And I know things now

7 05 2014

Modernity is dead is in a coma.

Okay, not modernity—modernity is still kickin’—but my medieval/modern project to suss out the beginnings of modernity, yeah, that’s on life support. I’ll probably never pull the plug, but the chances of recovery at this point are slim.

The main problem was that I never had a thesis. As a former post-modernist I was interested in the pre-mod: learning about the last great (Euro) transition might help me to make sense of what may or may not be another transitional moment.

And I learned a lot! I knew pitifully little about European history—couldn’t have told you the difference between the Renaissance and the Enlightenment, that’s how bad I was—and now I know something more. I’d now be comfortable positioning the Renaissance as the final flowering of the medieval era, arguing that the 16th and 17th centuries were the double-hinge between the medieval and the modern, that the Enlightenment was about the new moderns getting chesty, that Nietzsche crowbarred open the crack first noticed by the sophists, and that the medieval era in Europe did not truly end until the end of World War I.

None of these is a particularly novel observation. I make no pretense of expertise nor even much beyond a rudimentary working knowledge: there are still large gaps in my knowledge and large books to be read. And I will continue reading for a very long time.

But I don’t have a point to that reading beyond the knowledge itself. It’s possible that something at some point will present itself as a specific route to be followed, but right now, the past is an ocean, not a river.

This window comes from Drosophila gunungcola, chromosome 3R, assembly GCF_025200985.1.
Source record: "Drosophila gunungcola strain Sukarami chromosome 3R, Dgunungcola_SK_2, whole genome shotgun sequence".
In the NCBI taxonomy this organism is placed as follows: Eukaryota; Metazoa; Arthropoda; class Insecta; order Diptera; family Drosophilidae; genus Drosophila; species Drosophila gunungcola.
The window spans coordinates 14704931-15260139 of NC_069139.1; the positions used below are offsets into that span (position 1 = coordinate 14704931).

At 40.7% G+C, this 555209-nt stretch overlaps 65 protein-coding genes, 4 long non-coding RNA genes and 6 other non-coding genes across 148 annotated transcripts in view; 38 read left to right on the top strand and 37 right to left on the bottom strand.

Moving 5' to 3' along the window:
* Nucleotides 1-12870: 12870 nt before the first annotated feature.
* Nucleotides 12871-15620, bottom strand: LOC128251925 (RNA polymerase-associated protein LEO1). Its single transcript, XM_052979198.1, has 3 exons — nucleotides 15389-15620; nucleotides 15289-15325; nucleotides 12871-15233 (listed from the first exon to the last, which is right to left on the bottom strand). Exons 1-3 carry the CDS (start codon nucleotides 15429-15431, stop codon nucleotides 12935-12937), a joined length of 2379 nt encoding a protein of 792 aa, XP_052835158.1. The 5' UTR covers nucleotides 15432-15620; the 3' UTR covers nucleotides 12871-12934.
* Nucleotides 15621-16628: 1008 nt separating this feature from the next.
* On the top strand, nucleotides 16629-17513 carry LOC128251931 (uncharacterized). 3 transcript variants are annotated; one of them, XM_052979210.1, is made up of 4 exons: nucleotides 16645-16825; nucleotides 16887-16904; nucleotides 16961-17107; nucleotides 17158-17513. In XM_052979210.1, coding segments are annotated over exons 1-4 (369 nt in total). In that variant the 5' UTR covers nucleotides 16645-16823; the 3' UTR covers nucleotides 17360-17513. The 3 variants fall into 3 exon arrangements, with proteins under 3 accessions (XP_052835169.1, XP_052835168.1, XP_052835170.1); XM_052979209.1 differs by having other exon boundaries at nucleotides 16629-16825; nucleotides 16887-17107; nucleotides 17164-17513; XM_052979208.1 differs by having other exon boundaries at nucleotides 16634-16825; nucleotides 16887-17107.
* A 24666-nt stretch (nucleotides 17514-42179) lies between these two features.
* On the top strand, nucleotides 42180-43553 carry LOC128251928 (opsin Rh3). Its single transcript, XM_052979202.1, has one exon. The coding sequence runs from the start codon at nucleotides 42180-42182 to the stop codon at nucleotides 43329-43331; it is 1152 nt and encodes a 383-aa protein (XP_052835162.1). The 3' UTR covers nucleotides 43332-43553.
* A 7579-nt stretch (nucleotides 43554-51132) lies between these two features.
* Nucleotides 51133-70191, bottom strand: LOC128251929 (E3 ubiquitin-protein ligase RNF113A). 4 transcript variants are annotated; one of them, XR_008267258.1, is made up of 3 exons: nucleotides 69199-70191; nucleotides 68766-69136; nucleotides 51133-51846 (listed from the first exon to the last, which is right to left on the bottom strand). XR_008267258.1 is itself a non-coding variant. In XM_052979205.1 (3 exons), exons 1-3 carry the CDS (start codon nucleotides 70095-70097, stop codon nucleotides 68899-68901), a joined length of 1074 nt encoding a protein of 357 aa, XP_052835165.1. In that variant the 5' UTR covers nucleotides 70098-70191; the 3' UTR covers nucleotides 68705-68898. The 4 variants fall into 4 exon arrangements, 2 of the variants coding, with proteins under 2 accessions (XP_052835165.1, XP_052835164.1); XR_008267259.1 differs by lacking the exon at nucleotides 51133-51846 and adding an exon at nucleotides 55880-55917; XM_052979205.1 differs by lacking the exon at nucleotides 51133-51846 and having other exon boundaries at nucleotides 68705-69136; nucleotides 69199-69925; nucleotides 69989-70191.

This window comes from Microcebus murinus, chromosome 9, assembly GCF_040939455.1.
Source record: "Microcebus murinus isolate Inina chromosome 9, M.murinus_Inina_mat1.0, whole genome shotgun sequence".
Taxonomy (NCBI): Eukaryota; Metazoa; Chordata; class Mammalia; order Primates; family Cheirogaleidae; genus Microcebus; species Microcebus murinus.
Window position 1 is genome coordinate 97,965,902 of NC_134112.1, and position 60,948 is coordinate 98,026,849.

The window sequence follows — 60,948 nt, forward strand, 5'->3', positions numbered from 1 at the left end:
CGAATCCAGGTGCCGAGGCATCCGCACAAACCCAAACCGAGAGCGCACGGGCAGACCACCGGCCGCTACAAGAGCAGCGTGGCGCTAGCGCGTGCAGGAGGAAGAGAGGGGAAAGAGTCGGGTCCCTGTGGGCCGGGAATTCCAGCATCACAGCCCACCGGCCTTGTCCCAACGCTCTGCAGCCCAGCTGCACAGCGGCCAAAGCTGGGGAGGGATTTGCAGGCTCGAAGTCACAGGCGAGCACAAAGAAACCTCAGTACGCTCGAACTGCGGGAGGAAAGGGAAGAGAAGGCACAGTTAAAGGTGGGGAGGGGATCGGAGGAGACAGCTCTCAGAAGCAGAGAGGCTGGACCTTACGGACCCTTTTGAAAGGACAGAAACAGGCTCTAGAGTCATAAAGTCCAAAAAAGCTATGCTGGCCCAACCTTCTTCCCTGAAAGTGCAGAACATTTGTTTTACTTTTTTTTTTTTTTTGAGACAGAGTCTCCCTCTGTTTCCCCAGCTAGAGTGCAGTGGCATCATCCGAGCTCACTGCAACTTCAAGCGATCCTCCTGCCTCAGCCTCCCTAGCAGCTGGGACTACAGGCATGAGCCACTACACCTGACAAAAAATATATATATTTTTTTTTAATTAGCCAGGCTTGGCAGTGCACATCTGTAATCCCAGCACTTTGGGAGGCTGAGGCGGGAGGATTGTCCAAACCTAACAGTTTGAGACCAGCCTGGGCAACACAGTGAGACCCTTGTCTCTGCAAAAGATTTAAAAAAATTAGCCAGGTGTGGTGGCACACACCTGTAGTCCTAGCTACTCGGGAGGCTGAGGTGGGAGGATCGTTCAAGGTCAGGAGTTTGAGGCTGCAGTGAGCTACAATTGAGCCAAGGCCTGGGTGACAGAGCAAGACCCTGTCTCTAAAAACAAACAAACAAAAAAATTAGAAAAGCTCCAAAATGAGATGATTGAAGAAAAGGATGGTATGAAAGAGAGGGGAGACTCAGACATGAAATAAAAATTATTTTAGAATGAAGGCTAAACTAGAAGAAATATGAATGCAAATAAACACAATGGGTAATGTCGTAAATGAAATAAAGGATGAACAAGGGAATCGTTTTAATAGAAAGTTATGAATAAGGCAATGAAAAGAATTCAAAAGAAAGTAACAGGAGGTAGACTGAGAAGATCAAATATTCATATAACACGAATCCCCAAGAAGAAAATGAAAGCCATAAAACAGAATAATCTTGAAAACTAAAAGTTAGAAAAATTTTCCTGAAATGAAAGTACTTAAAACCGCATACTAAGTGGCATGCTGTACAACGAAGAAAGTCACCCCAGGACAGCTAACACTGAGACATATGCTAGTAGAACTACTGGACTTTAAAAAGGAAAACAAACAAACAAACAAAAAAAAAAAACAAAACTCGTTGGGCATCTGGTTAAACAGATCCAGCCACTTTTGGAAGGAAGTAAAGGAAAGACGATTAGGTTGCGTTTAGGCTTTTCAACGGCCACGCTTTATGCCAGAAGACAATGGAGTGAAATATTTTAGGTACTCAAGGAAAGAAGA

That’s all right. I’m a fan of useless knowledge and wandering thoughts.


What’s up with the weird wonder?

11 10 2011

I blame Greil Marcus.

Yes, Lynda Barry kicked off this theme for the blog, by my ears were first pricked reading Marcus in The City Pages, which is when I first encountered the notion of “weird old America”.

Weird old America: what a wonderful phrase.

Now, does it matter that the actual phrase was “old, weird America” and has something to do with Bob Dylan and basement tapes and an invisible republic? From a librarian point of view, yes, but from the necessity of having one’s ears pricked and interest piqued and thought provoked, not really.

In any case, it gave me an insight into this country that I had never previously considered: that this is a profoundly strange joint, and that maybe, just maybe, I could ease up a bit in my assessments of the US of A. Or maybe not “ease up” so much as “open up”, to let myself see beyond the cold, clear lines of politics and carefully sculpted narratives into the brambles and crannies of these American cultures.

I knew Americans weren’t necessarily more rational or normal than any other people, but that’s how we talked of ourselves, as Americans. To be American was to be free and brave, to live the American Dream, be all we could be, etc. It is a narrative of striving and effort and independence and normality, and while there might be plenty of individuals and maybe even “subcultures” which members deviated from this clear bright line, those deviants were no part of the culture.

Marcus’s phrase (in my misremembering) helped me to see that, ehhhhn, all of those individuals and subcultures who wonder away from that line are also America. They aren’t artifacts or zoo creatures, “outsider artists” who exist to confirm the rightness of conformity or who may only comment upon, but not participate in, this American Life, but are themselves woven into the warped woof of our cultural fabric, that the normal is as warped as the rest of it.

I’m getting too cute with words (one of the side effects of dipping into weird wonder); I mean to say, Marcus fucked with my sense of direction and perception. I took this nation’s superpowerness for granted and Marcus said, quietly, not quite. He undermined my view from above, and with the invocation of “weird old America” gestured toward all these pieces of our lives that don’t quite fit a clean narrative but fit, nonetheless.